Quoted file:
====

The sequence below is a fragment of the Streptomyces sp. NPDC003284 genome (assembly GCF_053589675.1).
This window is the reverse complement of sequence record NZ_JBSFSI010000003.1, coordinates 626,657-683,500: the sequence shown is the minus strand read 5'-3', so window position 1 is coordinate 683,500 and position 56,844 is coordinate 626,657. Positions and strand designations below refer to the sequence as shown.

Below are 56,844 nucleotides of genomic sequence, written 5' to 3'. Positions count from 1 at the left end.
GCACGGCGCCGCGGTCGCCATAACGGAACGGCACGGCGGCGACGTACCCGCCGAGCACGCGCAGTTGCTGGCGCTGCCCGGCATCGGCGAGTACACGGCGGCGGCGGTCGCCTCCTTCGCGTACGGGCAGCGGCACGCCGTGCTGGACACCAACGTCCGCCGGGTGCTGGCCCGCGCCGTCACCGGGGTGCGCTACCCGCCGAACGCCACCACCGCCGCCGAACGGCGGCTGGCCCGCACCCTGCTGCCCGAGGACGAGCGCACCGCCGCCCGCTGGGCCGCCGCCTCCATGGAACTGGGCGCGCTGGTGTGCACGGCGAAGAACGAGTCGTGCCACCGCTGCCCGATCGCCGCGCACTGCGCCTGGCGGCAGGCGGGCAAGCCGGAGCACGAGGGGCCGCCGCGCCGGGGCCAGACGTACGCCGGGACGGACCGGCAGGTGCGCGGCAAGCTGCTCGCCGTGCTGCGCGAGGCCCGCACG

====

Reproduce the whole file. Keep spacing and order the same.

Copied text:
The sequence below is a fragment of the Streptomyces sp. NPDC003284 genome (assembly GCF_053589675.1).
This window is the reverse complement of sequence record NZ_JBSFSI010000003.1, coordinates 626,657-683,500: the sequence shown is the minus strand read 5'-3', so window position 1 is coordinate 683,500 and position 56,844 is coordinate 626,657. Positions and strand designations below refer to the sequence as shown.

Below are 56,844 nucleotides of genomic sequence, written 5' to 3'. Positions count from 1 at the left end.
GCACGGCGCCGCGGTCGCCATAACGGAACGGCACGGCGGCGACGTACCCGCCGAGCACGCGCAGTTGCTGGCGCTGCCCGGCATCGGCGAGTACACGGCGGCGGCGGTCGCCTCCTTCGCGTACGGGCAGCGGCACGCCGTGCTGGACACCAACGTCCGCCGGGTGCTGGCCCGCGCCGTCACCGGGGTGCGCTACCCGCCGAACGCCACCACCGCCGCCGAACGGCGGCTGGCCCGCACCCTGCTGCCCGAGGACGAGCGCACCGCCGCCCGCTGGGCCGCCGCCTCCATGGAACTGGGCGCGCTGGTGTGCACGGCGAAGAACGAGTCGTGCCACCGCTGCCCGATCGCCGCGCACTGCGCCTGGCGGCAGGCGGGCAAGCCGGAGCACGAGGGGCCGCCGCGCCGGGGCCAGACGTACGCCGGGACGGACCGGCAGGTGCGCGGCAAGCTGCTCGCCGTGCTGCGCGAGGCCCGCACG